20th Century Fox Home Entertainment
Cast: Jim Caviezel
Mel Gibson’s "The Passion Of The Christ" is a film of great controversy and I’m sure everyone has heard about it. Some hate it, others love it, but ultimately it was a phenomenal box office success and it is now coming to DVD courtesy of 20th Century Fox Home Entertainment. I am not a religious person at all, I want to add, so my observations reflect those of someone on the outside.
"The Passion Of The Christ" chronicles the last 12 hours in the life of Jesus Christ. From the moment he is captured after Judas’ betrayal to the point of his physical death atop of Golgatha. The tribulations of him being accused of blasphemy, dragged from governor Pontius Pilatus to King Herod and back to Pilatus, neither of whom really want to execute Jesus based on the accusation of the Jews. In order to avoid an uprising Pilatus allows to have Jesus crucified on accord of the Jews’ clamor, but symbolically washes his hands and tells them that he has no doing in this. Thus starts Jesus humiliating ordeal to the cross. Being flogged and scourged almost to death, he is the forced to drag his own cross through town and to the crucifixion site on the mount Golgatha. There he is nailed to the cross and left to die, as we all know.
Many people were horrified when first seeing Mel Gibson’s treatment of the material, mostly at the ghastly violence and bloodshed. To me it was not an issue. I had always envisioned it that way and never bought into the romanticized glorification of the events the way the Church presents it. The fact that the Romans took pleasure in seeing people slaughtering each other or being eaten alive by lions in a public spectacles, their "Ludi", always made it very clear to me that this was not a time when human life was of much value and why would they treat Jesus and better than the countless other peasants and criminals they executed on an almost daily basis. So, while I compelled many times to yell at the soldiers to finally stop flogging the man every second of his dying life, it was more for my horror at the pleasure they took in ripping a man to pieces one lash at a time, than at the graphic depiction of it.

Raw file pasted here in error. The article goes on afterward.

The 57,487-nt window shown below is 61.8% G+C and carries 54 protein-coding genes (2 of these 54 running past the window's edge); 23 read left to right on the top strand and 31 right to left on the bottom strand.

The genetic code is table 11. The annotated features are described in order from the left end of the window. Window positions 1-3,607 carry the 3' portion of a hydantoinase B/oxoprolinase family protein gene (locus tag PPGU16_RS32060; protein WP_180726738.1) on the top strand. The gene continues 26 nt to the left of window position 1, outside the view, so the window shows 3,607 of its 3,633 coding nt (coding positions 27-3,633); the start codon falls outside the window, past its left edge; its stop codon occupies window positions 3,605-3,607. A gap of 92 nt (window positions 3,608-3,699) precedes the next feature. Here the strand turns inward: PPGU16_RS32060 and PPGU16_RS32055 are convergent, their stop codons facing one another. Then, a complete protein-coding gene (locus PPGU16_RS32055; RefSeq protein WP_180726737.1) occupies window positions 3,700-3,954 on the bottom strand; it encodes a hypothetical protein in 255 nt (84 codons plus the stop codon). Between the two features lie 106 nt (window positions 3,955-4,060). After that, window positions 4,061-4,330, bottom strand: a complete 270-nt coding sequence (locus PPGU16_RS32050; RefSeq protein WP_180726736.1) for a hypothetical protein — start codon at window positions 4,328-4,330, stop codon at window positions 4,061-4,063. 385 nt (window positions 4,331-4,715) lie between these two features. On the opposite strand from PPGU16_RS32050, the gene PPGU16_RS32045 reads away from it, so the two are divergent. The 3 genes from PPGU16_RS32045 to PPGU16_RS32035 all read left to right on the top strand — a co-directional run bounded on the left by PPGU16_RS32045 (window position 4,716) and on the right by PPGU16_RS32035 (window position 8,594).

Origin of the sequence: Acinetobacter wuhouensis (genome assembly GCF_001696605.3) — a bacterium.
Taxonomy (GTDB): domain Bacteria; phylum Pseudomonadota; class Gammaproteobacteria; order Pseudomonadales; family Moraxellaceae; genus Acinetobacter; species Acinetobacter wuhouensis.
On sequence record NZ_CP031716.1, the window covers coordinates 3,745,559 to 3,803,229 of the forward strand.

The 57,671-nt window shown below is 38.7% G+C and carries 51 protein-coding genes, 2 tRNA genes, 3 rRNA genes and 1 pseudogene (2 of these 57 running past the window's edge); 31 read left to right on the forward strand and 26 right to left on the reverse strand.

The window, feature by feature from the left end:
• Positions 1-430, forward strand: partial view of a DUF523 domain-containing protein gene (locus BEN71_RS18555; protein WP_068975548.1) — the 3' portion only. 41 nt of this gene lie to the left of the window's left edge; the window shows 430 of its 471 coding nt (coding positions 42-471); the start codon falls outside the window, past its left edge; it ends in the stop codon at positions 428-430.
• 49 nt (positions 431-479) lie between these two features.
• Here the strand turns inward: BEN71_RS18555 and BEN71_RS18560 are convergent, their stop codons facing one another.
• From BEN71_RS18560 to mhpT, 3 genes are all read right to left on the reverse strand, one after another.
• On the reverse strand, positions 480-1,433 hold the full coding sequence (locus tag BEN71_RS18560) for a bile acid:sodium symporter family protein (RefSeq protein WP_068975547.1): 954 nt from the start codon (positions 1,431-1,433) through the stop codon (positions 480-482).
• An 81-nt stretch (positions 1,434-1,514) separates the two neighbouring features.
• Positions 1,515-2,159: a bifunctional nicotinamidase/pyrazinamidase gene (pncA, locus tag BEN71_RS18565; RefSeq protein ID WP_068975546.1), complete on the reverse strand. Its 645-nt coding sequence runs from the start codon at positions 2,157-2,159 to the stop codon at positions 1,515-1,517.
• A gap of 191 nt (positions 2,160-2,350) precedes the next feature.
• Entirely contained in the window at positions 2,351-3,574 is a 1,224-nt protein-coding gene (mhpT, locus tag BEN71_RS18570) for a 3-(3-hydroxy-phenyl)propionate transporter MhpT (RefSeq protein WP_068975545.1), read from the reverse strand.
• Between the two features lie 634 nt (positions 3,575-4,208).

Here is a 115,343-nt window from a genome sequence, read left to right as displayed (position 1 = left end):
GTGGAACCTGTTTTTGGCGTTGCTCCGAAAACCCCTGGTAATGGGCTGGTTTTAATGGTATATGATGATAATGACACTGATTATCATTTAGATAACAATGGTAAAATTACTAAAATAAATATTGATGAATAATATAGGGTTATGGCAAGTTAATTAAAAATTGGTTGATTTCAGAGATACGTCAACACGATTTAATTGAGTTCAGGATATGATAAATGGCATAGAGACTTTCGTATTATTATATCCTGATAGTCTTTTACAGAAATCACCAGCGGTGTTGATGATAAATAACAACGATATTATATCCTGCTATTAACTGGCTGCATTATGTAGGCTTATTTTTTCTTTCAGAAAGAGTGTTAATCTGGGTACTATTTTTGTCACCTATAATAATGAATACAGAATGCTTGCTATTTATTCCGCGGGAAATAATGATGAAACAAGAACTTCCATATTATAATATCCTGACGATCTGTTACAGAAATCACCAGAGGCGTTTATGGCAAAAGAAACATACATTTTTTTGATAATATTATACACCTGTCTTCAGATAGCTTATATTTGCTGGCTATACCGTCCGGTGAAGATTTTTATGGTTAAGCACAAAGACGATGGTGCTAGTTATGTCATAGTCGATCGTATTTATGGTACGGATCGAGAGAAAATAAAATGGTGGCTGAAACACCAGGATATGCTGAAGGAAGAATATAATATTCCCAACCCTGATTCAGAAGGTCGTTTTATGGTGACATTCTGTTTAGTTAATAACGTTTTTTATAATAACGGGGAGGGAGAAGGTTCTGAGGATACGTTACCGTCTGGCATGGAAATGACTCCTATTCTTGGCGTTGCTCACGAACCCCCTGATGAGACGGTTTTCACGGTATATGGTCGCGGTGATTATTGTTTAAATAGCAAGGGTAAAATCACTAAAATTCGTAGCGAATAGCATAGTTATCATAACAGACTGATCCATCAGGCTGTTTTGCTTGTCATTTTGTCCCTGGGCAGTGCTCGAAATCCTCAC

"The Passion Of The Christ" is an emotionally charged film through and through. Whether it’s the pain you feel for Jesus going through this ordeal and still showing strength or his mother watching it all. In fact, one of the film’s most poignant moments is hers, as she watches her son stumble and collapse under the weight of the cross. She remembers him falling as a child, crying in pain with her running over to console him. This time she is unable to help him, and it is one of the most heart-wrenchingly painful moments in the film to watch – even more so than Jesus actual passing, which in the end we see more as a liberation than a penalty. Gibson uses flashbacks a lot in scenes like this, to great effect. We see glimpses at the Last Supper, Judas’ betrayal, some of Jesus’ predictions and other things, always as retrospective flashbacks. They break up the incredible tension of the film and thus make the subject more tolerable as they give your mind a few moments to breathe before we are catapulted back to the horrors of the right-now.